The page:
More tips for…


This shampoo mixture can be safely stored for several months, so feel free to make it in larger batches to keep on hand. Just make sure to store it in a place that is not accessible to pets or children, as consuming the soap will cause an upset stomach. Also remember that separation of the shampoo’s ingredients is expected, so just shake the container thoroughly to recombine before using.

using castile as pet shampooFleas

Castile soap only works to kill fleas when it comes into contact with fleas on a wet animal. Once the animal is dry, the castile soap no longer provides any flea-killing or preventative action. Castile soap also does not kill flea eggs.

If you are trying to manage an existing flea problem, the best solution is to wash all of your pet’s toys and bedding using liquid castile soap and bathe your pet with castile shampoo frequently to kill off new fleas as they hatch. Check with your vet first, but you may also be able to add a small amount of lemongrass essential oil to your castile soap pet shampoo for extra flea-fighting power.


Are we supposed to bathe our cats? Don’t they meticulously bathe themselves? Will they even let us bathe them? (That last one we aren’t so sure about.)

Generally speaking, your cat will keep themselves clean enough, but there may be times when they get into something too gross and need your help. Let’s be honest, it’s going to be up to the cat whether or not you’ll be allowed to bathe them, but as long as you are careful and conscious of your pet’s comfort, there is (hopefully!) no harm in trying. (Maybe wear long sleeves just in case…)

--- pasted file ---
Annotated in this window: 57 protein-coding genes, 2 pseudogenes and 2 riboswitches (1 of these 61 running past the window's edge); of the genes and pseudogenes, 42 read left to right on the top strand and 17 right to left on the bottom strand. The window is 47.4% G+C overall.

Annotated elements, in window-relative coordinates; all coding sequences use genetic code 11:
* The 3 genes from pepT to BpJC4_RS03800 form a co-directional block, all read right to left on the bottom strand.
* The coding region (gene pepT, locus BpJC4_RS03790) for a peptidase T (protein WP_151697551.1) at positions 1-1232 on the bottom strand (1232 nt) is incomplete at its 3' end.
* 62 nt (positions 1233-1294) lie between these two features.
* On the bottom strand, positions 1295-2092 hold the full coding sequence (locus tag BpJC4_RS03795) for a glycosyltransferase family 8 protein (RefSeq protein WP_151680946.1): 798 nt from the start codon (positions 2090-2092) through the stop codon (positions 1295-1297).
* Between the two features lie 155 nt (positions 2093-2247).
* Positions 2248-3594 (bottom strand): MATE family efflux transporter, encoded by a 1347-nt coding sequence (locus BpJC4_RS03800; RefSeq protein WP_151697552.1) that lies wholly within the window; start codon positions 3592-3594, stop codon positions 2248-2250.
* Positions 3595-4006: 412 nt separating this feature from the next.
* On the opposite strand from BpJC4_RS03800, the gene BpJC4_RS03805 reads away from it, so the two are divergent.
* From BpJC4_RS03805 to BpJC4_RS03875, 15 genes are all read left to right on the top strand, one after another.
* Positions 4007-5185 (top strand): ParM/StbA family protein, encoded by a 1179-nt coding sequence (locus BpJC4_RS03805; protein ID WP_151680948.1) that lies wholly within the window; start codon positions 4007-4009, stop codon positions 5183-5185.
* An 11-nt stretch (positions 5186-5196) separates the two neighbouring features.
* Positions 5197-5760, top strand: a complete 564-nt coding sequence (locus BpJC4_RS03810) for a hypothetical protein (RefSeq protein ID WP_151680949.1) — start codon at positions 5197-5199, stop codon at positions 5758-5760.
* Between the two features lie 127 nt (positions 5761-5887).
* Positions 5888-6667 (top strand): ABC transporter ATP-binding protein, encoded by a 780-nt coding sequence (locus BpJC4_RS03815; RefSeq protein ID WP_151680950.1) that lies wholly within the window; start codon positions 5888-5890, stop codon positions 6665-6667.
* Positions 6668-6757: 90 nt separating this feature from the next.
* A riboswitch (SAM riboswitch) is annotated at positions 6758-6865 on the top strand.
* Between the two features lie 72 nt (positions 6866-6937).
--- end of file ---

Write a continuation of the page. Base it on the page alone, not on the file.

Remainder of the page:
Some feline breeds (or specific individual cats) may require more frequent bathing by their humans due to a range of reasons from health concerns to personal habits. Talk to your vet to find out what is best for your pet, but usually, you shouldn’t need to bathe most cats more than about once a month, if at all.

Keep in mind our notes about feline sensitivity to essential oils, and avoid using any such products when bathing your cat.


Most birds prefer to handle their own bathing. Give your bird access to a shallow container of plain, clean water for this purpose. You can also keep fresh plain water in a misting bottle for an occasional refresh.

If your bird gets into something that doesn’t seem to be coming off their feathers, you can gently bathe them with a mixture of unscented castile soap diluted with water. Ask your vet before adding any other optional ingredients or fragrances.

Check out our brand new Liquid Castile Soap in the “Soap + Shampoo Bars” section of our shop. This is the latest addition to our Lactosoapcillus line of all-natural probiotic and vegan soaps, and you can count on it to deliver all of the same skin-loving probiotic benefits that you have come to love. We are happy to offer four customer-favorite, all-natural scents of liquid castile soap, including “Frankincense, Tea Tree & Lavender” “Lavender”, “Patchouli”, and “Peppermint and Eucalyptus”, as well as an “Unscented” option. (For the purpose of making pet shampoo, we highly recommend going with our unscented option!)

If you have any questions, suggestions, or feedback, as always please don’t hesitate to reach out to us.

Happy Bathing!